This is insanity and each and every person involved should be ashamed of himself or herself. If you were involved, you are a big part of what’s wrong with journalism and you need to check yourself.

Explain yourself, Washington Post

A few years ago, I had this exchange with a Washington Post reporter:

 

Yes, I was told that the reason why the Washington Post was studiously avoiding any discussion of serial murderer and abortionist Kermit Gosnell was because it was a local crime story. The Washington Post previously avoided or subsequently went on to avoid covering the trial of George Zimmerman, the Grand Jury’s look at Darren Wilson and various other local crime stories. Just kidding. They gave those stories wall-to-wall coverage, as you might expect.

Anyway, the Washington Post ran a somewhat laughable explanation of why the paper failed to cover the story, an explanation I dissected here. A snippet from the Post’s story:

Martin Baron, The Post’s executive editor, offers a more mundane rationale for the newspaper’s lack of coverage: He wasn’t aware of the story until Thursday night, when readers began e-mailing him about it. “I wish I could be conscious of all stories everywhere, but I can’t be,” he said. “Nor can any of us.” …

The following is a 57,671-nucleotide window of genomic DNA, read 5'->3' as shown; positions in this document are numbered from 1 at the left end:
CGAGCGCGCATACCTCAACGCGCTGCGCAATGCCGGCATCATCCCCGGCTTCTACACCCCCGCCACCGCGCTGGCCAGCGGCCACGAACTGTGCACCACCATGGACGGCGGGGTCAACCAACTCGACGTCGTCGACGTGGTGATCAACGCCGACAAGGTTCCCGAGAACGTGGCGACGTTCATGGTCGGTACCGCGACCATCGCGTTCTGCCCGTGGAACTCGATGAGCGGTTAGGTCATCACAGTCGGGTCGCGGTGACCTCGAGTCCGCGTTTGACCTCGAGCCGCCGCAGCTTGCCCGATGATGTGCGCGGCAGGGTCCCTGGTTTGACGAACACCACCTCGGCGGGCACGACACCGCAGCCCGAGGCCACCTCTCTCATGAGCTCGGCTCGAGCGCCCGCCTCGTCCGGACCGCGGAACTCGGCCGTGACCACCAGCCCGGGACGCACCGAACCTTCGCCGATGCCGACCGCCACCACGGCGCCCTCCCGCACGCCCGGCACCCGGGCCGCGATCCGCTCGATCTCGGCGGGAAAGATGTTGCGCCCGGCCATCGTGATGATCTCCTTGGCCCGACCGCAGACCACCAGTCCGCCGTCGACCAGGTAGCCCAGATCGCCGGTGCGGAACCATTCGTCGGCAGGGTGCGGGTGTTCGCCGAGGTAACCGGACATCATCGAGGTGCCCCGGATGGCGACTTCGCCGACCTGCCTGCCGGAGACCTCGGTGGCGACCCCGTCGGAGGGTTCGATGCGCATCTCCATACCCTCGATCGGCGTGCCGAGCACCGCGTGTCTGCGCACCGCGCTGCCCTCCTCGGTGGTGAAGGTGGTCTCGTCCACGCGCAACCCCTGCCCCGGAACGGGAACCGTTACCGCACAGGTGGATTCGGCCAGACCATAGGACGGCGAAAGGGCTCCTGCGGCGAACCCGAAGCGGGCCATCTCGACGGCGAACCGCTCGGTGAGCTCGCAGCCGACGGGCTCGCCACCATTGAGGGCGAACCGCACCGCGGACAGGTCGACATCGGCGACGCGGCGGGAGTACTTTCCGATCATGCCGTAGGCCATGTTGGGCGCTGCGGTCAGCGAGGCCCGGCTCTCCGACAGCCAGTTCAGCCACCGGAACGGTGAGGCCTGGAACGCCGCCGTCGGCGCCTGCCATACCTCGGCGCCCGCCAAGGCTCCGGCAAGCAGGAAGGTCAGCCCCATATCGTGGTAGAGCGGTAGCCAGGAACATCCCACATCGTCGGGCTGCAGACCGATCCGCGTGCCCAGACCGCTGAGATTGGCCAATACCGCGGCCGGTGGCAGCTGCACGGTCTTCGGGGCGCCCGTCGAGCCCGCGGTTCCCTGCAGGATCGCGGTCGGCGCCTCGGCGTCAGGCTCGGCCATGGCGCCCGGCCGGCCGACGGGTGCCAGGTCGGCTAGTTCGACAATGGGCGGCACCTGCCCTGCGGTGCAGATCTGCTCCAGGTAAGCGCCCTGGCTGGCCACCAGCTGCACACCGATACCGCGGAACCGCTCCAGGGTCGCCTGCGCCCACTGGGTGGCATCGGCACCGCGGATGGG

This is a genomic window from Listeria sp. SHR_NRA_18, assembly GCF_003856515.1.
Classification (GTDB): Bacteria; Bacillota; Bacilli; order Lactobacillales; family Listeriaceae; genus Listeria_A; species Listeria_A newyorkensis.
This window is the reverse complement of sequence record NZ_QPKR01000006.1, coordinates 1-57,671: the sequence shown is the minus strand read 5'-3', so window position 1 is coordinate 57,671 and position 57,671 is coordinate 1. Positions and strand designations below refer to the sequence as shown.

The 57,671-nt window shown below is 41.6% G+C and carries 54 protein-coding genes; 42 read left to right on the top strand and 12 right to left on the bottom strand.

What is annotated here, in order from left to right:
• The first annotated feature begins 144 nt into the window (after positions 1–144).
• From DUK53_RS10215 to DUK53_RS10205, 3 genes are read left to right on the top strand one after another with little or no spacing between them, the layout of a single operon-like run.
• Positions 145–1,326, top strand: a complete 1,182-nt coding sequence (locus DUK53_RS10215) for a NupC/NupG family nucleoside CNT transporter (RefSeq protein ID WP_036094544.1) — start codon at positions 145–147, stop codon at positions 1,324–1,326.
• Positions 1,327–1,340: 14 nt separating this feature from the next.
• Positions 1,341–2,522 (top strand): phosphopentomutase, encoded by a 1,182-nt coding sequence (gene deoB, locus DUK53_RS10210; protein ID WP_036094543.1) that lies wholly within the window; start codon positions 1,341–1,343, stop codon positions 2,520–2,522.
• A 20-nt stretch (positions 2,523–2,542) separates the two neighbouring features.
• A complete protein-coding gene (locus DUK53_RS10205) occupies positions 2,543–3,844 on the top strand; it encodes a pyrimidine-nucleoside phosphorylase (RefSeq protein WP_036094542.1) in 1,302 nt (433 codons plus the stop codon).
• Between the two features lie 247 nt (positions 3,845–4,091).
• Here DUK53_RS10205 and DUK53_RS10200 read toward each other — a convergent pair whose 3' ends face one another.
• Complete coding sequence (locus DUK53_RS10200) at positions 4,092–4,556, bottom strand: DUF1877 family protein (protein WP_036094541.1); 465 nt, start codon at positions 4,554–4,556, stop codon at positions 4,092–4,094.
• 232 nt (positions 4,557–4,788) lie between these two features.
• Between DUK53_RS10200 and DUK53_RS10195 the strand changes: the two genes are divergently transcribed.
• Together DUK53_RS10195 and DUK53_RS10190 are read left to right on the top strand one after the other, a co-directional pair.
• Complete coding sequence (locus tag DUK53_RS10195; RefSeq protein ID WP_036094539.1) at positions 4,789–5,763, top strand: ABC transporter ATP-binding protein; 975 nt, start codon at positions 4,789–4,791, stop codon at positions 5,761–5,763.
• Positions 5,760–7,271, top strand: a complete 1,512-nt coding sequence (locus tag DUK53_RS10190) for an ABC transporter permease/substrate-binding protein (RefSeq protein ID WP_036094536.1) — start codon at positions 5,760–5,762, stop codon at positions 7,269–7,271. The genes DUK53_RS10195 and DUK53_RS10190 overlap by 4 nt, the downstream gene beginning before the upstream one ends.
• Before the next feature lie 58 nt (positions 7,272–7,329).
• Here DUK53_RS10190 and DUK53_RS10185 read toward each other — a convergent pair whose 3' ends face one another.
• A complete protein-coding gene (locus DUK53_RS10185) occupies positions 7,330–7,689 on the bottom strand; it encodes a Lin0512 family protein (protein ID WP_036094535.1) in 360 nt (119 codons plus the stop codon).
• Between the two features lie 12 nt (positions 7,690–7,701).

Added Baron, “We never decide what to cover for ideological reasons, no matter what critics might claim. Accusations of ideological motives are easy to make, even if they’re not supported by the facts.”

OK, sure, sure. Yes, the Gosnell story was for years one of the biggest stories in the country for millions of Americans who are pro-life, but let’s just assume that “being even vaguely aware of major stories that are interesting and important” isn’t something we should judge executive editors on. Yes, it had angles dealing with late-term abortion, partial-birth abortion, infanticide, pharmaceutical rationing, exploitation of immigrants, racism, and abortion clinic regulations, but let’s just agree that the Washington Post’s struggle to see if any of those things were worth really exploring had nothing whatsoever to do with ideological reasons. Sure.